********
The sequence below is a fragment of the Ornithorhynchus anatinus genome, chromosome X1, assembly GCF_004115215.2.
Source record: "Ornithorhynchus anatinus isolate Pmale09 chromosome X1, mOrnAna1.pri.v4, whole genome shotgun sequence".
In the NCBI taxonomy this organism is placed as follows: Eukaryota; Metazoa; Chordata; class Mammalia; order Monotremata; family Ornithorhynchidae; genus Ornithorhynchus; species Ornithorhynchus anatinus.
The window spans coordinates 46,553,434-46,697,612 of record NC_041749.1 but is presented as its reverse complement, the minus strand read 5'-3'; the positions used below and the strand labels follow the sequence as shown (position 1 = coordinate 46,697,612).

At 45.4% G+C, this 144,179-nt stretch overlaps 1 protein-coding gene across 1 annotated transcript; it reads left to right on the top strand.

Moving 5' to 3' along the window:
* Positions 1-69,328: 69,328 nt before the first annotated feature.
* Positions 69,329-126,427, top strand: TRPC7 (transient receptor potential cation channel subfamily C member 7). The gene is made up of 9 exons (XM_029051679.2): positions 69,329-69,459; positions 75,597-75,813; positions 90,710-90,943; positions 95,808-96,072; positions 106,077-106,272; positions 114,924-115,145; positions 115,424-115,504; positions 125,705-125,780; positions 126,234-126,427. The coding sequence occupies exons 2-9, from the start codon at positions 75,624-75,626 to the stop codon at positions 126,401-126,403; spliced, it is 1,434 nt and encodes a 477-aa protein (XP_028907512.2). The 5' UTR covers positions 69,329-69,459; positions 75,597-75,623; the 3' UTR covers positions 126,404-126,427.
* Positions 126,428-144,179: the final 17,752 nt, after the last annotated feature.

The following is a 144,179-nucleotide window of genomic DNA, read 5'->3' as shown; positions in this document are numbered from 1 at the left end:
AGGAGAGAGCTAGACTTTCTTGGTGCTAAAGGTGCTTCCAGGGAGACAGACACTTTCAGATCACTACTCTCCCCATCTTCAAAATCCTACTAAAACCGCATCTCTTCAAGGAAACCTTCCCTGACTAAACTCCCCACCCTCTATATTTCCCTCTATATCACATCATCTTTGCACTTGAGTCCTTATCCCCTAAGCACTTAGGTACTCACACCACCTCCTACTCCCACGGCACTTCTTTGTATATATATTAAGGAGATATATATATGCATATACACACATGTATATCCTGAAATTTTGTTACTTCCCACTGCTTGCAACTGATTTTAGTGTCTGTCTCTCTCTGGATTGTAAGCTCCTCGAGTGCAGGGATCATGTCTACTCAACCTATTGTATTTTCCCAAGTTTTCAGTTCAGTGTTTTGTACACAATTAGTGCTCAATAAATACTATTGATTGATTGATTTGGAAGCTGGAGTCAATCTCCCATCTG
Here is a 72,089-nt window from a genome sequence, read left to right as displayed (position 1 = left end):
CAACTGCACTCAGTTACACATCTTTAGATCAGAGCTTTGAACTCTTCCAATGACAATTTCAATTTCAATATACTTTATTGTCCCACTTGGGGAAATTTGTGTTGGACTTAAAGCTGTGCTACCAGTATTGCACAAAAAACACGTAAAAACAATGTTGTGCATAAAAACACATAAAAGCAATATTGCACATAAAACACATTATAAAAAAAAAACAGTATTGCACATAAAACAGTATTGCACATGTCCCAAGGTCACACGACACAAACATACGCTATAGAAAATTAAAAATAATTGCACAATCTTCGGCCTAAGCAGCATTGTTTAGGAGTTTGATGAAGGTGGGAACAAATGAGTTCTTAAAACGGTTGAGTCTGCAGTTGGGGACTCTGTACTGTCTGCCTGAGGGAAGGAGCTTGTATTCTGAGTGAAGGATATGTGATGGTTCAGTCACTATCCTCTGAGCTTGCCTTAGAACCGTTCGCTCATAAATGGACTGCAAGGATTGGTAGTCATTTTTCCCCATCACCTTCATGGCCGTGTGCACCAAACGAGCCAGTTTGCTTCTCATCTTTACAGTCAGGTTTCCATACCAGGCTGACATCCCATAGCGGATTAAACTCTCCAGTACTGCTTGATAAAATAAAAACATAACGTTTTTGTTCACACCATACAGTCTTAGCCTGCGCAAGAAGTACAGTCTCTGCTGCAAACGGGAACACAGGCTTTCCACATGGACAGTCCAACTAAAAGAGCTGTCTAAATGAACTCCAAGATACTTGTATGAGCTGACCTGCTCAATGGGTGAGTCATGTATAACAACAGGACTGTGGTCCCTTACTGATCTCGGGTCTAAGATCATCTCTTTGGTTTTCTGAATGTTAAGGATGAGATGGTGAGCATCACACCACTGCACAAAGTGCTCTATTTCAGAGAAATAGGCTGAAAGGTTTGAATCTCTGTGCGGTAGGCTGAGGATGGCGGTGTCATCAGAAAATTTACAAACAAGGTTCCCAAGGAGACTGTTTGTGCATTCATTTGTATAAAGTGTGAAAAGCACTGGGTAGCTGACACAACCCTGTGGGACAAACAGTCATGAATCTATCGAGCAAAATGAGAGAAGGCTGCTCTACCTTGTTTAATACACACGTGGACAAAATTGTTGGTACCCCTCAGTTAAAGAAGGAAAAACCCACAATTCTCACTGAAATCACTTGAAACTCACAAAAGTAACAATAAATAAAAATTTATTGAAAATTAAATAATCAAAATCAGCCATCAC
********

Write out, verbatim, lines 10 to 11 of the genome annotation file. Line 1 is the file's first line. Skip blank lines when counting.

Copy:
The following is a 144,179-nucleotide window of genomic DNA, read 5'->3' as shown; positions in this document are numbered from 1 at the left end:
AGGAGAGAGCTAGACTTTCTTGGTGCTAAAGGTGCTTCCAGGGAGACAGACACTTTCAGATCACTACTCTCCCCATCTTCAAAATCCTACTAAAACCGCATCTCTTCAAGGAAACCTTCCCTGACTAAACTCCCCACCCTCTATATTTCCCTCTATATCACATCATCTTTGCACTTGAGTCCTTATCCCCTAAGCACTTAGGTACTCACACCACCTCCTACTCCCACGGCACTTCTTTGTATATATATTAAGGAGATATATATATGCATATACACACATGTATATCCTGAAATTTTGTTACTTCCCACTGCTTGCAACTGATTTTAGTGTCTGTCTCTCTCTGGATTGTAAGCTCCTCGAGTGCAGGGATCATGTCTACTCAACCTATTGTATTTTCCCAAGTTTTCAGTTCAGTGTTTTGTACACAATTAGTGCTCAATAAATACTATTGATTGATTGATTTGGAAGCTGGAGTCAATCTCCCATCTG